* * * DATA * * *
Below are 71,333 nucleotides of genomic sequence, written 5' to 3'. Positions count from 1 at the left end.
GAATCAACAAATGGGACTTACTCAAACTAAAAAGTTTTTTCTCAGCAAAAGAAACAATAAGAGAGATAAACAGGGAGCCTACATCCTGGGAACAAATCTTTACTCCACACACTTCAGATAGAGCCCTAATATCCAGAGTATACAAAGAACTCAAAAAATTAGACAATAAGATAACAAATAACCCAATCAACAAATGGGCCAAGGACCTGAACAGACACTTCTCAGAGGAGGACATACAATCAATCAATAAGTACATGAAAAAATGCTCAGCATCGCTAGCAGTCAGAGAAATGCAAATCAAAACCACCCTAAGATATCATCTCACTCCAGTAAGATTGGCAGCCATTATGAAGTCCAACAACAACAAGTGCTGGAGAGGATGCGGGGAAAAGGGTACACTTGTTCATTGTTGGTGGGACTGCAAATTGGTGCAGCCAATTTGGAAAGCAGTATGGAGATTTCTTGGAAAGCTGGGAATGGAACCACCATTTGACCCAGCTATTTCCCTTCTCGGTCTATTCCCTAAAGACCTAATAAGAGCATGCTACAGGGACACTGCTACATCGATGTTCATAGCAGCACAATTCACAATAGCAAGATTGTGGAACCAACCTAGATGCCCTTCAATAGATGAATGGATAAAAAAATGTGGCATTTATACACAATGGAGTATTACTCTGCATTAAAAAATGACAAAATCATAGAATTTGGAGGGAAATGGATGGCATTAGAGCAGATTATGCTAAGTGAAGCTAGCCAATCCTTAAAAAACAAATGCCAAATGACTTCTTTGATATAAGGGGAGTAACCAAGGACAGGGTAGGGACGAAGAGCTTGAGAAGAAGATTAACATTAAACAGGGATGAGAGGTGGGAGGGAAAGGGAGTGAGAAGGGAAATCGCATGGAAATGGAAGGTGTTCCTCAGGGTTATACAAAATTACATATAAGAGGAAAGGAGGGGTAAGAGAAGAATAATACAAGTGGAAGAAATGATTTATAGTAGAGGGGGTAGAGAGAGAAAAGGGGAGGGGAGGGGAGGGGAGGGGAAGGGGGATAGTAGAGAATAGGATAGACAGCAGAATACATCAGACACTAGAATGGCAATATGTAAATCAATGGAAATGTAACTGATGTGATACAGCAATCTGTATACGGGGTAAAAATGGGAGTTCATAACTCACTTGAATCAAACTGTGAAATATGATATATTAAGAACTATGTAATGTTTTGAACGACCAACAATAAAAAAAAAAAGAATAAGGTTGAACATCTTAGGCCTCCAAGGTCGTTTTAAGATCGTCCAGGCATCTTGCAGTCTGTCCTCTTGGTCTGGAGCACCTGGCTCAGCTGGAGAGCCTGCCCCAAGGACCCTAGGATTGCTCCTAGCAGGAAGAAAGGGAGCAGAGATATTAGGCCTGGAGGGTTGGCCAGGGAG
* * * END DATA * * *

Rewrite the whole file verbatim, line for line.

Below are 71,333 nucleotides of genomic sequence, written 5' to 3'. Positions count from 1 at the left end.
GAATCAACAAATGGGACTTACTCAAACTAAAAAGTTTTTTCTCAGCAAAAGAAACAATAAGAGAGATAAACAGGGAGCCTACATCCTGGGAACAAATCTTTACTCCACACACTTCAGATAGAGCCCTAATATCCAGAGTATACAAAGAACTCAAAAAATTAGACAATAAGATAACAAATAACCCAATCAACAAATGGGCCAAGGACCTGAACAGACACTTCTCAGAGGAGGACATACAATCAATCAATAAGTACATGAAAAAATGCTCAGCATCGCTAGCAGTCAGAGAAATGCAAATCAAAACCACCCTAAGATATCATCTCACTCCAGTAAGATTGGCAGCCATTATGAAGTCCAACAACAACAAGTGCTGGAGAGGATGCGGGGAAAAGGGTACACTTGTTCATTGTTGGTGGGACTGCAAATTGGTGCAGCCAATTTGGAAAGCAGTATGGAGATTTCTTGGAAAGCTGGGAATGGAACCACCATTTGACCCAGCTATTTCCCTTCTCGGTCTATTCCCTAAAGACCTAATAAGAGCATGCTACAGGGACACTGCTACATCGATGTTCATAGCAGCACAATTCACAATAGCAAGATTGTGGAACCAACCTAGATGCCCTTCAATAGATGAATGGATAAAAAAATGTGGCATTTATACACAATGGAGTATTACTCTGCATTAAAAAATGACAAAATCATAGAATTTGGAGGGAAATGGATGGCATTAGAGCAGATTATGCTAAGTGAAGCTAGCCAATCCTTAAAAAACAAATGCCAAATGACTTCTTTGATATAAGGGGAGTAACCAAGGACAGGGTAGGGACGAAGAGCTTGAGAAGAAGATTAACATTAAACAGGGATGAGAGGTGGGAGGGAAAGGGAGTGAGAAGGGAAATCGCATGGAAATGGAAGGTGTTCCTCAGGGTTATACAAAATTACATATAAGAGGAAAGGAGGGGTAAGAGAAGAATAATACAAGTGGAAGAAATGATTTATAGTAGAGGGGGTAGAGAGAGAAAAGGGGAGGGGAGGGGAGGGGAGGGGAAGGGGGATAGTAGAGAATAGGATAGACAGCAGAATACATCAGACACTAGAATGGCAATATGTAAATCAATGGAAATGTAACTGATGTGATACAGCAATCTGTATACGGGGTAAAAATGGGAGTTCATAACTCACTTGAATCAAACTGTGAAATATGATATATTAAGAACTATGTAATGTTTTGAACGACCAACAATAAAAAAAAAAAGAATAAGGTTGAACATCTTAGGCCTCCAAGGTCGTTTTAAGATCGTCCAGGCATCTTGCAGTCTGTCCTCTTGGTCTGGAGCACCTGGCTCAGCTGGAGAGCCTGCCCCAAGGACCCTAGGATTGCTCCTAGCAGGAAGAAAGGGAGCAGAGATATTAGGCCTGGAGGGTTGGCCAGGGAG